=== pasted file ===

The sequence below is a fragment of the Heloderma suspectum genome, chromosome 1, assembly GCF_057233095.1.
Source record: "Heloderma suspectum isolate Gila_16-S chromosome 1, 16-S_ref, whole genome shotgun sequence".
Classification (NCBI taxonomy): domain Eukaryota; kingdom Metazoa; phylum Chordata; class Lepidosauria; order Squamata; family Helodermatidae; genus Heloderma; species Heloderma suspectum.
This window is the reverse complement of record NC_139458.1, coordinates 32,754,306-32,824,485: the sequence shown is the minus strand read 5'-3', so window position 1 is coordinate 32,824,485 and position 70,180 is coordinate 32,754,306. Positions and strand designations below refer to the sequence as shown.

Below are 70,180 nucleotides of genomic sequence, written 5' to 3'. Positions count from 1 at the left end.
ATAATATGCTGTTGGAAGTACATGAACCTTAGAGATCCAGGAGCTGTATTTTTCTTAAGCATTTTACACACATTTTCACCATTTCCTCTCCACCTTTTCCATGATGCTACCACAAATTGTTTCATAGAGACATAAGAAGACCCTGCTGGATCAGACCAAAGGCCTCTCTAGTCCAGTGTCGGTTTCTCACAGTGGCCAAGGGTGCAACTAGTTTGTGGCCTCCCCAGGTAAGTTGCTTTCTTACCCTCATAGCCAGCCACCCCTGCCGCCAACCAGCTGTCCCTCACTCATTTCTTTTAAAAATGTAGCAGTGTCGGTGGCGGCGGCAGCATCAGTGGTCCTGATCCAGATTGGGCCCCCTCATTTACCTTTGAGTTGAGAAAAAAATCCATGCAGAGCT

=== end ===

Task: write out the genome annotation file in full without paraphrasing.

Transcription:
The sequence below is a fragment of the Heloderma suspectum genome, chromosome 1, assembly GCF_057233095.1.
Source record: "Heloderma suspectum isolate Gila_16-S chromosome 1, 16-S_ref, whole genome shotgun sequence".
Classification (NCBI taxonomy): domain Eukaryota; kingdom Metazoa; phylum Chordata; class Lepidosauria; order Squamata; family Helodermatidae; genus Heloderma; species Heloderma suspectum.
This window is the reverse complement of record NC_139458.1, coordinates 32,754,306-32,824,485: the sequence shown is the minus strand read 5'-3', so window position 1 is coordinate 32,824,485 and position 70,180 is coordinate 32,754,306. Positions and strand designations below refer to the sequence as shown.

Below are 70,180 nucleotides of genomic sequence, written 5' to 3'. Positions count from 1 at the left end.
ATAATATGCTGTTGGAAGTACATGAACCTTAGAGATCCAGGAGCTGTATTTTTCTTAAGCATTTTACACACATTTTCACCATTTCCTCTCCACCTTTTCCATGATGCTACCACAAATTGTTTCATAGAGACATAAGAAGACCCTGCTGGATCAGACCAAAGGCCTCTCTAGTCCAGTGTCGGTTTCTCACAGTGGCCAAGGGTGCAACTAGTTTGTGGCCTCCCCAGGTAAGTTGCTTTCTTACCCTCATAGCCAGCCACCCCTGCCGCCAACCAGCTGTCCCTCACTCATTTCTTTTAAAAATGTAGCAGTGTCGGTGGCGGCGGCAGCATCAGTGGTCCTGATCCAGATTGGGCCCCCTCATTTACCTTTGAGTTGAGAAAAAAATCCATGCAGAGCT